An assortment of Indian video-sharing apps are competing to take over the commanding position that TikTok enjoyed in the country until it was banned in June.
More than 200 million Indian users of the wildly popular Chinese app, as well as other new users, are searching for the right alternative, ratcheting up dizzying growth for local video-sharing apps that were little known before the ban.
There are more than 10 major apps in the running, all counting on a surge in techno-nationalism for their rise against foreign rivals, such as Instagram Reels and the United States-based Dubsmash.
Among the domestic front runners is Roposo, which brands itself as “India ka apna video app” (India’s own video app). It has seen its number of monthly active users rise from 15 million in June to 60 million last month.
The arrival of millions of new users is a windfall that some of these apps have not been ready to accommodate.
Mr Sumit Ghosh, chief executive and co-founder of Chingari, another Indian contender, said the day after the TikTok ban its service registered 600,000 downloads every hour.
“The whole team was up for the whole 48 hours (following the ban) trying to keep up with the users,” he told The Straits Times.
“Now obviously we have scaled up and stabilised.”
The companies have also had to ramp up staff levels.
For instance, Chingari has doubled its engineering team – from seven to 14.
Indian apps have also begun spending money to keep the influx of new users coming, as well as retain existing ones.
“Those are the two big challenges and those two are the biggest elements in terms of the efforts that a company puts in,” said Mr Bikash Chowdhury, chief marketing officer for Glance, which owns Roposo.
The app is trying to retain users by giving them “coins”.
In the running to replace TikTok
Founded in 2014 and acquired by Glance last November. Monthly active users have risen from 15 million in June to 60 million last month. It has more than 90 million downloads, up from 50 million prior to the ban.
Launched in 2018, it has gone from 3.5 million downloads before the ban to more than 26 million now; daily active users have shot up from half a million to three million. It was named the winner of the government’s “AatmaNirbhar” Bharat (“Self-reliant” India) App Innovation Challenge in the social category on Aug 7.
Launched in April. The number of daily active users has increased from one million to four million while downloads have nearly trebled from 12 million to 33 million.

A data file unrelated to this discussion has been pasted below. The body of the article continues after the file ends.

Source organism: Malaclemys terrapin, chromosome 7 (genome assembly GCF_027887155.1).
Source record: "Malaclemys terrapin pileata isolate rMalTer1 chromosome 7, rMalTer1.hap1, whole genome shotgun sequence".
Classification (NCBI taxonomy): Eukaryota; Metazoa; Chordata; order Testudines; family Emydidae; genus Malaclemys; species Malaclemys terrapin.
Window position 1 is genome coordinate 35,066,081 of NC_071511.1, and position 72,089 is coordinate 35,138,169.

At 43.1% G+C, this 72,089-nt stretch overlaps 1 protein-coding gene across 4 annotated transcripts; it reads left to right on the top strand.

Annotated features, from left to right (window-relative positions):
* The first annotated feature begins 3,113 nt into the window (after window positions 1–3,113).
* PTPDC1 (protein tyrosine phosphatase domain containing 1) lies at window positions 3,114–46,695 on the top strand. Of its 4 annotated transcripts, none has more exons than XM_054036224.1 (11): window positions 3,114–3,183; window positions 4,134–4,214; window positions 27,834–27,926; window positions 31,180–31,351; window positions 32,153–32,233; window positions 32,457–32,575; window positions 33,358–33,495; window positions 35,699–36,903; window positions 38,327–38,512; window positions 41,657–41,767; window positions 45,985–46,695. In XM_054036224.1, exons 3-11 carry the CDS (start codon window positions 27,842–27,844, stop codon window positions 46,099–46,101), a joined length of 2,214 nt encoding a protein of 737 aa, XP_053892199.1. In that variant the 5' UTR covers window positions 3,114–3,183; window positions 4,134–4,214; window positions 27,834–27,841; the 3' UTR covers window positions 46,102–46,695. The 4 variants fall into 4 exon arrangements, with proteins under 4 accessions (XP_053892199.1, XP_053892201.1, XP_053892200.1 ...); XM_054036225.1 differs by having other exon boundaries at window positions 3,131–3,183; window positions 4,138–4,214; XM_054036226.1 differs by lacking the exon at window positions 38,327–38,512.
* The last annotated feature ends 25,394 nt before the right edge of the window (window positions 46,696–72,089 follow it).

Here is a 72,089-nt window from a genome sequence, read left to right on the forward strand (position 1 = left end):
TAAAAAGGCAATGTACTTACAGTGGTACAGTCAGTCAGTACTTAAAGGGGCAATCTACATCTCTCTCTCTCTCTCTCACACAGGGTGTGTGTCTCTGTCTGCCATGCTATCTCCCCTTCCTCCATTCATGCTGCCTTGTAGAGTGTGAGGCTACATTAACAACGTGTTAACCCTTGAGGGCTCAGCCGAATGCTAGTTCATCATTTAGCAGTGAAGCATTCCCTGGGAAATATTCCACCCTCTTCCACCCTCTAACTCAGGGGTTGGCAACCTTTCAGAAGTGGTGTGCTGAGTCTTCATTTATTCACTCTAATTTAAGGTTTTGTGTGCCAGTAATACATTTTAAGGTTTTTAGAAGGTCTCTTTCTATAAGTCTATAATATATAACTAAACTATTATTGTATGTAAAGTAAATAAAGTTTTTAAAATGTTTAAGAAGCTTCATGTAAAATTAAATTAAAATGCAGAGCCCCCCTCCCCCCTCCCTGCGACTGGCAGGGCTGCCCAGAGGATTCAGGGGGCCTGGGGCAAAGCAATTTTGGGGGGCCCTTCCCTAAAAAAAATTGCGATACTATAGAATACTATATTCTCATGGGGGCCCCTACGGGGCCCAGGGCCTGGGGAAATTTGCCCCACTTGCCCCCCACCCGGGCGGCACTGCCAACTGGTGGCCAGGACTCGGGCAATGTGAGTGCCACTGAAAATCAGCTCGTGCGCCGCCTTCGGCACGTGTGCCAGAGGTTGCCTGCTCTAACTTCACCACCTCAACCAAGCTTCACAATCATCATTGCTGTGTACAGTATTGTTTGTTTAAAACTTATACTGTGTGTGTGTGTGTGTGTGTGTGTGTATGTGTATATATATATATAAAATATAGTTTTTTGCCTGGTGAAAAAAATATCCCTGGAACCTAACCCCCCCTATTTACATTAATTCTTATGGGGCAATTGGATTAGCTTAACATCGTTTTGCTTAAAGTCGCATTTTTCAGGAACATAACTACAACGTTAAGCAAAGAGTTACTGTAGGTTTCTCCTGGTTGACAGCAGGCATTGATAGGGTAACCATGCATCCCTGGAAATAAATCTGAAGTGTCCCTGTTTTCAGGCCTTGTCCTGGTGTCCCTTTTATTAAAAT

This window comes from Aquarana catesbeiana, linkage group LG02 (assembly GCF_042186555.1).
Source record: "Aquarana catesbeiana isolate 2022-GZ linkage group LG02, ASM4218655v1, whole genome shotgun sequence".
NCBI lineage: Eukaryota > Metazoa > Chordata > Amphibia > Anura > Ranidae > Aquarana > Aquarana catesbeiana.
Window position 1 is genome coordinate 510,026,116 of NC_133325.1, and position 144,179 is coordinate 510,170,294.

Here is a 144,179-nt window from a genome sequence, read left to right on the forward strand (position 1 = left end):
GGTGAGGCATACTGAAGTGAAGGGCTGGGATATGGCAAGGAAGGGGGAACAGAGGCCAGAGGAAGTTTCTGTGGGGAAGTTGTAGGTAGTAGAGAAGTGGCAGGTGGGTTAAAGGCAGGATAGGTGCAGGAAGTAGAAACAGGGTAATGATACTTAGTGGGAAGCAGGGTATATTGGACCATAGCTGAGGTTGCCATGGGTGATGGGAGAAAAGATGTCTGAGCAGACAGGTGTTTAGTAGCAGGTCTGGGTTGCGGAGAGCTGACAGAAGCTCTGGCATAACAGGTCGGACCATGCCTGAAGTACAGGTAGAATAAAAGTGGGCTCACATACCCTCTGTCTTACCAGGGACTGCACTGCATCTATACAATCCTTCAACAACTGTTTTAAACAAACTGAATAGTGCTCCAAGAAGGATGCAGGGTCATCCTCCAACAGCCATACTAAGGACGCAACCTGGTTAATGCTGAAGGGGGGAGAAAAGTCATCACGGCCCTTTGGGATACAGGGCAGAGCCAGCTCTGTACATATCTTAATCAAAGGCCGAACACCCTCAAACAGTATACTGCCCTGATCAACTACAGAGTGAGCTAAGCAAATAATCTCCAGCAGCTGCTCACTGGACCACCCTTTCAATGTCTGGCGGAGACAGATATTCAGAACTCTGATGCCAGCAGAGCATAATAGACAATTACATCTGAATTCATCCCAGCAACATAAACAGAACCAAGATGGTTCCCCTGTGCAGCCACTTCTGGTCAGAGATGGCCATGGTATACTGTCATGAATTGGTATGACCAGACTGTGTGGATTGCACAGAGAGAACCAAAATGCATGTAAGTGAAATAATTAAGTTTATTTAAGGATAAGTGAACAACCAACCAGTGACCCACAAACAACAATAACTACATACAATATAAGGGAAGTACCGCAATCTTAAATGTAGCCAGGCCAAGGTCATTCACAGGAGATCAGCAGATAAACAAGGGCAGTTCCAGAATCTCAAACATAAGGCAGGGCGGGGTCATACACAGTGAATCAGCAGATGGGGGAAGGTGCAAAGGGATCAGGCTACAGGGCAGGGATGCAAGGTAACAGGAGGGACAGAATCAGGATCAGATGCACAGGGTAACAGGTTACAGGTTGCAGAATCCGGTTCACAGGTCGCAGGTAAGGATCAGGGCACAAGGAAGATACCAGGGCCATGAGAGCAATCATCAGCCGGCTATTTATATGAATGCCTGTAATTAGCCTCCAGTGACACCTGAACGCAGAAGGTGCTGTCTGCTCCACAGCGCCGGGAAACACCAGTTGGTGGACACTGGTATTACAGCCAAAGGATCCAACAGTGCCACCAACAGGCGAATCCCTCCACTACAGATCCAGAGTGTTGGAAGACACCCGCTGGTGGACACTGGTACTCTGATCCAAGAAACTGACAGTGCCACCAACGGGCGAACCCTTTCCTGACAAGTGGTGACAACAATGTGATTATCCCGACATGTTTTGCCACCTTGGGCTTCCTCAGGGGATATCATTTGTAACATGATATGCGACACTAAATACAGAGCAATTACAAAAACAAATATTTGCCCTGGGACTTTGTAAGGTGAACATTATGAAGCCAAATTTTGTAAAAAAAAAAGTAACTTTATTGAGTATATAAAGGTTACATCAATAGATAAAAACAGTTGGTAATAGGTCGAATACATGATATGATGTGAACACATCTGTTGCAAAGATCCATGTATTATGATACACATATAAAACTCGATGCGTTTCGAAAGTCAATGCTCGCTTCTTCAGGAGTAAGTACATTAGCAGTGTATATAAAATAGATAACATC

Founded in 2017, it has notched up five million daily active users from one million before the ban. Downloads have risen from 40 million to 75 million.
Each user gets a few such coins for their first video and earns more subsequently, based on how well their videos perform.
These coins can be redeemed on Paytm, an Indian digital wallet.
Users are minting as much as 100,000 rupees (S$1,840) a month on the platform through these coins.
Chingari, meanwhile, announced a countrywide talent contest on July 15 with a top prize of 10 million rupees as well as 500,000 rupees for each state-level winner.
The firm expects more than 10 million creators to take part.
“We feel we have a very short window of three to six months to fill this void that TikTok has left,” added Mr Ghosh, referring to a possibility that TikTok could return to India, if it meets the government’s conditions, and recoup its users.
The need for deep pockets as apps capitalise on their growth has pushed start-ups to seek out funding while avoiding Chinese money.
Chingari announced this week that it had received seed funding of US$1.3 million (S$1.8 million) from Indian and American investors while Mitron raised 20 million rupees recently.
Mitron founder and CEO Shivank Agarwal told The Straits Times that the Indian market is big enough for players to grow beyond TikTok’s core base that catered largely to young users focused on humour.
The smartphone user base in India is expected to grow from 500 million to 900 million by 2023.
“The good thing is that we were growing rapidly even when TikTok was already here,” he said, adding that there are opportunities in smaller cities and towns across India as well as in the age segment beyond 40.
How-to videos, he said, could be one such category for the app’s expansion.
However, Mr Tarun Pathak, an associate director with Counterpoint Research, said the game to replace TikTok is about who pulls in the most influencers and how users react to an app’s features.
TikTok was especially popular for its ability to recommend videos matching user’s preferences and its easy-to-use editing tools.
“Creation of an app that can match TikTok will be very difficult over a small amount of time, especially for start-ups,” he noted.
The ease of using TikTok is what Ms Geetha Sridhar misses most.
Ms Sridhar was widely followed for her recipes and tips on how to live well, and had a million followers on the Chinese app.
She has tried some of the Indian alternatives but they have left her unimpressed. She has grudgingly settled for an account on Rizzle, an Indian-American app.
“No one can beat TikTok,” Ms Sridhar, 54, told The Straits Times. “It’s my day, my lover, my boyfriend.”
And like any faithful lover, Ms Sridhar awaits the day when TikTok may return. “I still have 60 videos saved as drafts,” she said.